WCS researchers have discovered a stronghold for one of the world’s rarest freshwater dolphins, the Irrawaddy, deep in the waterlogged jungles of Bangladesh. The scientists counted nearly 6,000 of the dolphins in the South Asian country’s Sundarbans mangrove forest and the adjacent waters of the Bay of Bengal.

Prior to this study, little marine mammal research had taken place in the Sundarbans—which translates to “beautiful jungle” in Bengali. Researchers had pegged the largest Irrawaddy dolphin populations in the low hundreds or fewer. In 2008, the species was listed as vulnerable on the IUCN Red List.

“This discovery gives us great hope that there is a future for Irrawaddy dolphins,” said WCS researcher Brian D. Smith, who led the study. “Bangladesh clearly serves as an important sanctuary for Irrawaddy dolphins, and conservation in this region should be a top priority.”

Despite his optimism, however, Smith and other researchers warn that the dolphins are facing increasing threats to their survival. During the study, they encountered two that had drowned after becoming entangled in fishing nets. Local fishermen say this is a common occurrence. The scientists also found that the dolphins must cope with declining freshwater supplies, caused by upstream water diversion in India coupled with sea-level rise. The latter issue has been brought on by climate change. WCS researchers are currently studying the long-term effects of this phenomenon.

These circumstances also threaten the endangered Ganges River dolphin, which shares part of its range in the Sundarbans with the Irrawaddy dolphin. The recent likely extinction of the Yangtze River dolphin, or baiji, is a potent reminder of how vulnerable freshwater dolphins are to human impacts on the environment.

Irrawaddy dolphins are related to orcas, also known as killer whales. The dolphins grow up to 8 feet long and frequent large rivers, estuaries, and freshwater lagoons in South and Southeast Asia. In Myanmar’s Ayeyarwady River, these dolphins are known to cooperatively fish with humans, helping to herd schools of fish toward boats and awaiting nets. The practice benefits the fishermen—increasing the size of their catches up to threefold—as well as the dolphins, which fill their own bellies with some of the cornered fish and those that fall out of the fishing nets.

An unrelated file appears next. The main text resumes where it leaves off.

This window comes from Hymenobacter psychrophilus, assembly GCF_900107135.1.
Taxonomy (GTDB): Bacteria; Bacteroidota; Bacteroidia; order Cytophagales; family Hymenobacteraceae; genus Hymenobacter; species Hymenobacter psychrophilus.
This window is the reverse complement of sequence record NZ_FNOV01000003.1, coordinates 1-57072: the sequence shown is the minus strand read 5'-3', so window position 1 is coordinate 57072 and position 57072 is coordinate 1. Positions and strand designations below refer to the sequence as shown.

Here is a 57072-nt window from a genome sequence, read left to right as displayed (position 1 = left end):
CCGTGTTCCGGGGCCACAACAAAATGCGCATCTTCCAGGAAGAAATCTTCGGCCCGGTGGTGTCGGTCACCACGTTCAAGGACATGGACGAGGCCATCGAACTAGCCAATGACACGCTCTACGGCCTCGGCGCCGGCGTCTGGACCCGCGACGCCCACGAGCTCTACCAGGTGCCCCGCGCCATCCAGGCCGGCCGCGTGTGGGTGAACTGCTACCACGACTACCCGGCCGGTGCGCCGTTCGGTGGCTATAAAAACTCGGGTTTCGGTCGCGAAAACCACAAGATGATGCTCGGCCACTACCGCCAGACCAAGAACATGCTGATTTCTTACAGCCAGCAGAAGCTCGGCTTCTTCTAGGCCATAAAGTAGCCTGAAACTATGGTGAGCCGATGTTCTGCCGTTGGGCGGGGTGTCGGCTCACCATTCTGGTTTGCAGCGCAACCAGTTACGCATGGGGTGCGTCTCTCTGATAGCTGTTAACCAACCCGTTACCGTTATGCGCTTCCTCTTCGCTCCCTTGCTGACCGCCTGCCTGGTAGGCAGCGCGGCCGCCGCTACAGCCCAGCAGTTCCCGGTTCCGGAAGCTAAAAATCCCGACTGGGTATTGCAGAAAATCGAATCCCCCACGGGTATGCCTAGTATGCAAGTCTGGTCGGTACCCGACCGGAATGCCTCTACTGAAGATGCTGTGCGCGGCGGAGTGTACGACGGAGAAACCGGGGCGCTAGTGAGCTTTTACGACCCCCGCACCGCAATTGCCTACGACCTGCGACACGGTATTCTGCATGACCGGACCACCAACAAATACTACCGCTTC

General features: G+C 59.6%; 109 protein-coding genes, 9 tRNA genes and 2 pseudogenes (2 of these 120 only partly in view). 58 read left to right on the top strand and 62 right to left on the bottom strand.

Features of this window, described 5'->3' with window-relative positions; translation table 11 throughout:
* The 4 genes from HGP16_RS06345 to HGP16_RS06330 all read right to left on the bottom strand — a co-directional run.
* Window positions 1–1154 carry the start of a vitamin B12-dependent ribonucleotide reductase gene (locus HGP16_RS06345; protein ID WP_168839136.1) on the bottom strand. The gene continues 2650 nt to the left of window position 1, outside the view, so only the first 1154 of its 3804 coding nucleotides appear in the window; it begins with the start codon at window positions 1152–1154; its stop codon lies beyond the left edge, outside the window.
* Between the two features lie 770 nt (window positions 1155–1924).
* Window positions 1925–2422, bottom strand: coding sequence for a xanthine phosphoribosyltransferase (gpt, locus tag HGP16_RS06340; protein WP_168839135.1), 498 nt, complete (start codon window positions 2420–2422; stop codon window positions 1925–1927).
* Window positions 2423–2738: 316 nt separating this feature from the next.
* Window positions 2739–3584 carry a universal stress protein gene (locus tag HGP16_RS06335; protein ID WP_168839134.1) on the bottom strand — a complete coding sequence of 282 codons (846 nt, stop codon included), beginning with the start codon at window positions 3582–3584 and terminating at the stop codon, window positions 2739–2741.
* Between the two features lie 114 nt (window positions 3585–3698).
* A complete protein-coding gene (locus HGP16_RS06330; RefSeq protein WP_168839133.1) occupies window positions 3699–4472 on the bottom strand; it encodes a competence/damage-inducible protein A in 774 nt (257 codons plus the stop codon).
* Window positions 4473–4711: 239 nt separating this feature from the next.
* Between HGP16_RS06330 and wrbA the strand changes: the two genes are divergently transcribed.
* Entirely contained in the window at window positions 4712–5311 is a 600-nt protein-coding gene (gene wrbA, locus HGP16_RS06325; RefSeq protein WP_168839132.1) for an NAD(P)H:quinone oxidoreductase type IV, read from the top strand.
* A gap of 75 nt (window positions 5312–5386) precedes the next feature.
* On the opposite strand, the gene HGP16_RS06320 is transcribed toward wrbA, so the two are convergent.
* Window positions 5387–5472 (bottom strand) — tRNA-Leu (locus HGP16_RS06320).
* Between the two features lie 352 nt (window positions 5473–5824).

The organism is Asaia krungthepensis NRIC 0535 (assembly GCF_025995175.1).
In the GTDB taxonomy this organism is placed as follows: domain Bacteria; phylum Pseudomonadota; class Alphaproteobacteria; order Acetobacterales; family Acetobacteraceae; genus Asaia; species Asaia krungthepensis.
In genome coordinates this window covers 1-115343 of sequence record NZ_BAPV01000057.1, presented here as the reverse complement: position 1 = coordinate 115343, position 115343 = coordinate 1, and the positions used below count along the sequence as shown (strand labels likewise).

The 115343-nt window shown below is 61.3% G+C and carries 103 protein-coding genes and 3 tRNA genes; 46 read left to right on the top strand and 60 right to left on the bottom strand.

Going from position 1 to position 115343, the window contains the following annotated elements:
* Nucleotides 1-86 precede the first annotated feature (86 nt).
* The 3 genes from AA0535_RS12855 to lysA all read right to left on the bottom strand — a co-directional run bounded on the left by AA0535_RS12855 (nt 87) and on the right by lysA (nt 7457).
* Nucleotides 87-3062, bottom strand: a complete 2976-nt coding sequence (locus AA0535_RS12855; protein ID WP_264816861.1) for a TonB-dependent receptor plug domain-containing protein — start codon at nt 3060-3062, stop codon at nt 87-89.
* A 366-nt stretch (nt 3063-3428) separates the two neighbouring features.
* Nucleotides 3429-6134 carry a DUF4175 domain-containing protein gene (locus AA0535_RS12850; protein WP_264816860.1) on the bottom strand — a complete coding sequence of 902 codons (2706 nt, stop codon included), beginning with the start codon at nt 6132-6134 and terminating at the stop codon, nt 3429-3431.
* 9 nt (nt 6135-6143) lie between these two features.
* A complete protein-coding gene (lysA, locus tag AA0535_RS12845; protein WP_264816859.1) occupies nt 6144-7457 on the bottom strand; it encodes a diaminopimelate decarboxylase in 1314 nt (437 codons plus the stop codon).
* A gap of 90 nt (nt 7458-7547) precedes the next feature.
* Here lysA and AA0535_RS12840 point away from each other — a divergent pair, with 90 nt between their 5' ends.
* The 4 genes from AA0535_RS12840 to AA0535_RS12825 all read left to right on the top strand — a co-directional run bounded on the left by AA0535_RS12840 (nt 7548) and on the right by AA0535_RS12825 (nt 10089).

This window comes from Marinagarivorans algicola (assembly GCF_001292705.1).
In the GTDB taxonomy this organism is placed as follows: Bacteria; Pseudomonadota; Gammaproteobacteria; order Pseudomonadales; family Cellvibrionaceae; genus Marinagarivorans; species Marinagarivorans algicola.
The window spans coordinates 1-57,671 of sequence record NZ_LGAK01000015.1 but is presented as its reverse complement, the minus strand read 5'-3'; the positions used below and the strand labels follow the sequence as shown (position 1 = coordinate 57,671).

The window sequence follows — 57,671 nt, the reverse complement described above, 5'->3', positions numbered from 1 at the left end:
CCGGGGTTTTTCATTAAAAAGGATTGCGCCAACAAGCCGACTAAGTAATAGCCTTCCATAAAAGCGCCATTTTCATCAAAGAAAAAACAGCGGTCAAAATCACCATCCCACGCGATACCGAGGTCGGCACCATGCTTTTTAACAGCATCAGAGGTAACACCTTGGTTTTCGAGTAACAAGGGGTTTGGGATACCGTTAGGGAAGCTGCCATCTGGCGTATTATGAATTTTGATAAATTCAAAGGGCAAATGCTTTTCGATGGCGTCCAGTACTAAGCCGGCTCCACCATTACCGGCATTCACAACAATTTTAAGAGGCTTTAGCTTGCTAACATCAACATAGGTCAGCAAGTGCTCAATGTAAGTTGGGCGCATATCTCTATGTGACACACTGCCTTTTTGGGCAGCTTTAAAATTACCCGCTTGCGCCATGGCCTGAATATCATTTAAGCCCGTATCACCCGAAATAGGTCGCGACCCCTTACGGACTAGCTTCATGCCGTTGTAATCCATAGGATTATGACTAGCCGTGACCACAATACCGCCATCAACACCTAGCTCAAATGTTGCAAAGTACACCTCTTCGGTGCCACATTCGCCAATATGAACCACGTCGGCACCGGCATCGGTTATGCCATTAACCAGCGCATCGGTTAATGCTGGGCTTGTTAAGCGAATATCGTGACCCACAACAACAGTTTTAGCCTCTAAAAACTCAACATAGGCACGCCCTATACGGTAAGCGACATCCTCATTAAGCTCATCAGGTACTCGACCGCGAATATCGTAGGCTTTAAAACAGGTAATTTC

In 2006, WCS helped establish a protected area along the Ayeyarwady River to conserve this critically endangered marine mammal population. Currently, conservationists are working closely with the Ministry of Environment and Forests in Bangladesh on plans for establishing a protected area network for the dolphins in the Sundarbans. WCS is also supporting sustainable fishing practices and helping to develop local ecotourism projects that benefit the region’s people and wildlife.

Support for this study has been provided in part by the Kerzner Marine Foundation and Ocean Park Conservation Foundation, Hong Kong; the U.S. Marine Mammal Commission; and the Convention on Migratory Species of Wild Animals, which operates a regional program for cetacean conservation in the Bay of Bengal.